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  • Writer's pictureDan Herman

Made with bravery - Ukrainian startups keep growing despite the war

Back in June (2022) I happened to run into a government official from Ukraine who was visiting Toronto for the Collision tech conference. Over coffee we joked that I should travel to Kyiv to film a documentary on the country's tech ecosystem... the ongoing war being only a small impediment. Fast forward to September and in the course of an email exchange, said-government-official noted that now would be a good time to visit. And so after reassuring my wife that things were indeed calm in the capital, my colleague Chase Kaiser and I flew to Poland for the first leg of our journey to Ukraine. From there we boarded a train that would eventually take us across the border into Western Ukraine and, thereafter, towards the capital, Kyiv. The full result of our travel can be seen here: Made with Bravery

And what follows is a short article on the war and the country's resilience tech ecosystem.

------ This Monday’s missile attacks on Kyiv shattered what was, for the past several months, a relative calm in Ukraine’s capital city. I was there the week before and had found that calm difficult to square with the ever-present risks that Monday’s attacks drove home. Yet despite those risks what I found was a city, and a country, defying the odds to try to get on with some form of normalcy. Parents walked their kids to school, the metro hummed with passengers and restaurants, while not bustling, did a brisk business. Yet amidst that calm, road blocks and military installations reroute traffic throughout the city, and air raid sirens shattered the brisk fall air, reminding everyone of the ever present risk that Monday’s attacks drove home.

As I met people throughout the city, largely startup founders, their investors and related stakeholders, I kept being asked what I think of their city at war. “It seems normal,” was the best I could find to describe it, acknowledging that a veneer of normalcy hides a tense and stressful existence for those in the city.

This is what makes the story of Ukraine’s startup ecosystem so fascinating. For despite the effects of the invasion, notably the wanton destruction of civilian infrastructure that is far too evident just miles from Kyiv, and a national gross domestic product that experts predict will shrink by between 30 and 50 percent, Ukraine’s tech sector has gone the other way. In fact, Ukraine’s IT sector grew by upwards of 27% in the first 6 months of 2022, after having grown 36% in 2021, and now represents nearly half of the country’s total exports.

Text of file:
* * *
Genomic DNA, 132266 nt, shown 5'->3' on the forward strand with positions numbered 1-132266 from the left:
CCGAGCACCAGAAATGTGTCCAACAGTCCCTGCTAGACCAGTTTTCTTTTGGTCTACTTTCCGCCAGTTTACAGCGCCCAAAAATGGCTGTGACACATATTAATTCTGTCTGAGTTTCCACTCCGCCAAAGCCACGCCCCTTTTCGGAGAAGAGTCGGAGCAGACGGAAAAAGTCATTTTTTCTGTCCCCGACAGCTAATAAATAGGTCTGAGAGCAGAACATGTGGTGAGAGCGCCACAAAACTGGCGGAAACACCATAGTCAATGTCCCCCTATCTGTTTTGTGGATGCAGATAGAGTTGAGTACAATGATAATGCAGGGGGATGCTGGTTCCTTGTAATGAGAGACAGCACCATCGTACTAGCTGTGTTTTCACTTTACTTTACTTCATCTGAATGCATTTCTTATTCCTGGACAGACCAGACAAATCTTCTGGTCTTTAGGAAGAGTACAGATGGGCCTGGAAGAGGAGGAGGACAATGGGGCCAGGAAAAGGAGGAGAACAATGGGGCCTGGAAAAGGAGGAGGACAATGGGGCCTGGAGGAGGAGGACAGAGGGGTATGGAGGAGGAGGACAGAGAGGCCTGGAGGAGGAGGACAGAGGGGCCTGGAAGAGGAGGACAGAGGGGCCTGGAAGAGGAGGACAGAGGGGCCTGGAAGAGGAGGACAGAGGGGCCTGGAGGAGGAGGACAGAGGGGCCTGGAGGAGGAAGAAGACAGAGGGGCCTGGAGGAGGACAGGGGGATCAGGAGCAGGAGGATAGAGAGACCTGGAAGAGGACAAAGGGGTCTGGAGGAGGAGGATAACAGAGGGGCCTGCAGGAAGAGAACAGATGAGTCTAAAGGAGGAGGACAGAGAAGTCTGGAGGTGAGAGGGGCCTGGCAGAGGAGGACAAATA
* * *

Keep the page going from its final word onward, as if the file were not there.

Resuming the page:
Since the full-scale invasion began in February, much has been said, justifiably, about the global importance of Ukraine’s agricultural economy, Ukraine has also become Europe’s largest exporter of IT services thanks to a talent pool of nearly 300,000 IT professionals. And while outsourcing helped build the first wave of Ukrainian IT success, increasingly this talent is taking the experience and insights gained working for European, American and other tech firms and building homegrown startups. This second wave of Ukrainian tech expertise was composed of over 3,000 startups prior to February 2022, with global tech unicorns like Grammerly and Gitlab amongst them.

That this ecosystem was flourishing before February is one-thing, that it has continued to grow is certainly another. But after having spent a week interviewing people in the country’s tech ecosystem, I’m no longer surprised. For in interview after interview I found story after story of resilience and bravery. Of coders working in bomb shelters, of CEOs delivering supplies (notably sausages and cabbages in a Tesla) to occupied villages and in every case, of companies reorienting technology, processes and profits to help their country win. Simultaneously the Ukrainian Ministry of Digital Transformation called for volunteers to create what is a now a 1000 volunteer-strong cyber-warfare unit or IT Army that has repelled over 6000 digital threats to the country’s critical infrastructure. Talk about on the job training. After a few days in Kyiv, I made my way by train to Lviv, near the Polish border, where the country’s tech ecosystem gathered for the first time since the beginning of the full-scale invasion for an event called IT Arena. There too air raid sirens periodically brought what was otherwise an event brimming with optimism and energy to a pause as we all shuffled down to the bomb shelter below us. Yet throughout the two-day event what was evident was the world-class quality of dozens of startups pitching for cash prizes, as well as a growing alignment of this startup ecosystem with the needs of a country and government at war. Cyber, artificial intelligence, robotics, blockchain. They’re all building blocks both for Ukraine’s immediate wartime needs as well as for what’s next.

That future depends, evidently, on winning the war. And doing so will reveal the full extent of destruction - economic, social and physical - inflicted on the country. The subsequent task of rebuilding the country and its economy will be an arduous one. But as I learned while there, there’s no manual for the type of operational learning that Ukraine’s tech sector has experienced. And while it’s tough to be optimistic during a war, as I boarded my train in Lviv destined for Poland, I couldn’t help but think that the resilience I saw across the country’s tech sector is primed to be a powerful springboard for Ukraine’s economy into the future. If Canadian policy makers, investors and companies alike are smart, they’ll be first in line to help.

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